My motor is used, but it does not appear to have very much mileage. The seller insisted it had only ever been bench run. While I agree that the usage is minimal, I suspect it has a bit more usage than that. Nonetheless, there is nothing wrong with it, so I took it. I will clean it up a bit and repaint the housing as it is a bit weathered. I will take out all the brushes, clean the commutator, and put everything back together using conductive grease where appropriate. Other than that, there is not much to do with the motor. Especially compared to the sort of maintenance you would expect to do to a gas engine.

Other Motor Types

You can also get AC (Alternating current) motors and permanent magnet motors that may be suitable for EV usage. I'll touch on them briefly here, but I'm not using these so there won't be much detail other than the reasons why I did not use these.

AC motors work great in EV's but are much more expensive than their DC counterparts, and they require complicated, specifically-designed controllers, so they are usually sold together with those. AC motors are what is typically used in factory-built EV's. If you want to build a direct drive car (Eliminating the original transmission) then you will want to go with an AC drive system. AC motors function well at the high RPMs (up to 10000 RPM) necessary to allow for direct drive to be practical.

Most permanent magnet motors one can find aren't big enough to propel a full sized car at freeway speed. There may be other drawbacks. For example, the permanent magnets will continuously collect ferrous junk that blows into the motor. With an series wound motor, as soon as you start coasting all magnetism goes away and any ferrous dust will get blown out. Some permanent magnet motor designs such as "pancake" motors (used on electric motocross bikes) are very powerful for their size, and extremely efficient, but they have a low RPM limit of about 3000 RPM due to their armature design which uses very little or no iron. I initially considered a direct drive design using two Perm 132 pancake motors, but I abandoned plan this due to the RPM limitations of the motors which would have forced me to accept either very poor acceleration and no hill climbing ability, or adequate acceleration, but a top speed of 35mph. Also, most permanent magnet motors aren't rated at as high of an input voltage compared to series DC motors for whatever reason.

Adapter Assembly

This is a custom part (actually two parts) that must be created to attach the chosen motor to the transmission of the car. The EV adapter plate is usually the only high-precision custom part that must be made when performing a typical EV conversion. Therefore, it is critical that this part be made correctly. This part will have to be fabricated specifically for your combination of motor and transmission, unless you are converting a commonly done car, in which case it will be possible to order off for a plate. Expect to spend a fair amount effort here to get it right, and unless you are a machinist, plan on having somebody else do the work.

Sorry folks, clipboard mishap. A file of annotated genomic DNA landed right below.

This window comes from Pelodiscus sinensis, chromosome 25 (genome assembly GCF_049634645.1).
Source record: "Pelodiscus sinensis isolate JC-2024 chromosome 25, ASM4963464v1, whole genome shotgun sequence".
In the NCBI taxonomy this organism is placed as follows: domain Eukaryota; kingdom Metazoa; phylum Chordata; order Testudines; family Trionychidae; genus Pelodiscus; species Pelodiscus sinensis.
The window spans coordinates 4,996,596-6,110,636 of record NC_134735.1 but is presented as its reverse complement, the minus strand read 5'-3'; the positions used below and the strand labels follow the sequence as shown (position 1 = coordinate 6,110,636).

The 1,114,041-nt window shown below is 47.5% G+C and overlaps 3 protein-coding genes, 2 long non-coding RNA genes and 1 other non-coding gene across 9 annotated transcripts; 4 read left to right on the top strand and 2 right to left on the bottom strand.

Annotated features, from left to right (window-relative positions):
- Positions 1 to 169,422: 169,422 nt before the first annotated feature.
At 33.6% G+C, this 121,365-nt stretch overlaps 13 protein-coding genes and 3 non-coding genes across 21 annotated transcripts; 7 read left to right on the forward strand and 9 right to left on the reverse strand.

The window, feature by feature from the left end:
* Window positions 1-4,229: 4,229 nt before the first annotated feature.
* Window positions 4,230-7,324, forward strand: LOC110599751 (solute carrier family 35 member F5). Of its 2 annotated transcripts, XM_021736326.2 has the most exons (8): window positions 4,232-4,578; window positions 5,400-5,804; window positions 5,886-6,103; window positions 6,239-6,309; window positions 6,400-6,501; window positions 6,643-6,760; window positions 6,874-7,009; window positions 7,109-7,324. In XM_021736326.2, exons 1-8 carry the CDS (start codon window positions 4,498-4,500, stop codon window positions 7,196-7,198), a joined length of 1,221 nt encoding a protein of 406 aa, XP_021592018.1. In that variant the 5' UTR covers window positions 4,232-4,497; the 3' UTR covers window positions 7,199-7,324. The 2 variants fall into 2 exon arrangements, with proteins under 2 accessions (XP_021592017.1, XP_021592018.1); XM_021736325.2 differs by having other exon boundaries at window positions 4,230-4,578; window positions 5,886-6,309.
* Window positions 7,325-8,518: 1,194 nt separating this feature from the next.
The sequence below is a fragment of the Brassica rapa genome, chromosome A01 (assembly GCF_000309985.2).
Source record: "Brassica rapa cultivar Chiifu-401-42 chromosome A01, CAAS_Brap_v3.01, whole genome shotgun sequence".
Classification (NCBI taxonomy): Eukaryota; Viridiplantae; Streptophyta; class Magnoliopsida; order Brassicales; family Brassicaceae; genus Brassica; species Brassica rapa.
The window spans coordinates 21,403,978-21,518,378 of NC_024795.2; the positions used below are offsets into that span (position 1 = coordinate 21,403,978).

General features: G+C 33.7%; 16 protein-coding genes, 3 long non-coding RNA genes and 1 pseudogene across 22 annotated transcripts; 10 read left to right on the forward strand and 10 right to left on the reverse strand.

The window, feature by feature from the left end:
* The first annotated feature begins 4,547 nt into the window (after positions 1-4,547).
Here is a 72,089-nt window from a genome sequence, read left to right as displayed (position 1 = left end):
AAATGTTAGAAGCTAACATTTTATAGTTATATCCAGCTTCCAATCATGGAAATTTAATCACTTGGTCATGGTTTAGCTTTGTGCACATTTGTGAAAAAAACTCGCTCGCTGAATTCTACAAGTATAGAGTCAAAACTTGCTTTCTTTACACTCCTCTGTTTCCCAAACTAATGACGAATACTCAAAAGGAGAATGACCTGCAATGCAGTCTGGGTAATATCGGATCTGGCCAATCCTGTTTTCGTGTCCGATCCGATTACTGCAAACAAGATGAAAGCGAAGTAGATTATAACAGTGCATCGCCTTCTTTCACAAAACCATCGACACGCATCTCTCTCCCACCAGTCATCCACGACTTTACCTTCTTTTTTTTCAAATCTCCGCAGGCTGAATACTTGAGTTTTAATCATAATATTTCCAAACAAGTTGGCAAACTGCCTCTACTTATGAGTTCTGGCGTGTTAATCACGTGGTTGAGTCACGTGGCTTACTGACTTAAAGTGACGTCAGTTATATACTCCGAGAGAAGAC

The Plate

The plate is a sturdy, usually flat metal plate that mates the electric motor of the car to the original transmission by matching the bolt pattern of the transmission on one side, and that of the motor on the other side. It must hold the motor shaft in exact alignment with the transmission shaft.

adapter plate hub parts
adapter plate hub parts

The Hub

A typical motor used in EV conversions (such my ADC 9") will have a 1.125" straight shaft with a keyway. The adapter hub is necessary to mate the straight shaft of the motor to the flywheel, which was originally intended to bolt to a flange on the end of the crankshaft of the engine. The hub must mimic the back of the crankshaft, and sit at the same position relative to the transmission as the original crankshaft flange did. The picture to the right is of the adapter hub that I have. Its parts include the main flange which the flywheel will bolt to, the lock ring, retainer screws, and shaft key. The short shaft at the top is not part of the hub, but was used to mount the hub in a lathe for making the needed repairs. Not shown is the shim that will align the flywheel on the motor shaft, which will stick through the end of the hub when installed.

Design considerations

There are a bunch of design considerations that go into creating an adapter plate for an EV conversion:

  • The adapter plate must be strong enough to handle all the torque generated by the motor, and it must be strong enough to support the very heavy motor and transmission connection. Mine was made from 5/8" aluminum plate, which should be solid enough.
  • The plate must provide sufficient depth to allow the end shaft of the motor to clear the input shaft of the transmission, and to allow the adapter hub to be positioned in the correct spot. This may mean a thicker plate, or (as with mine) spacers between the plate and the motor to move it back from the transmission.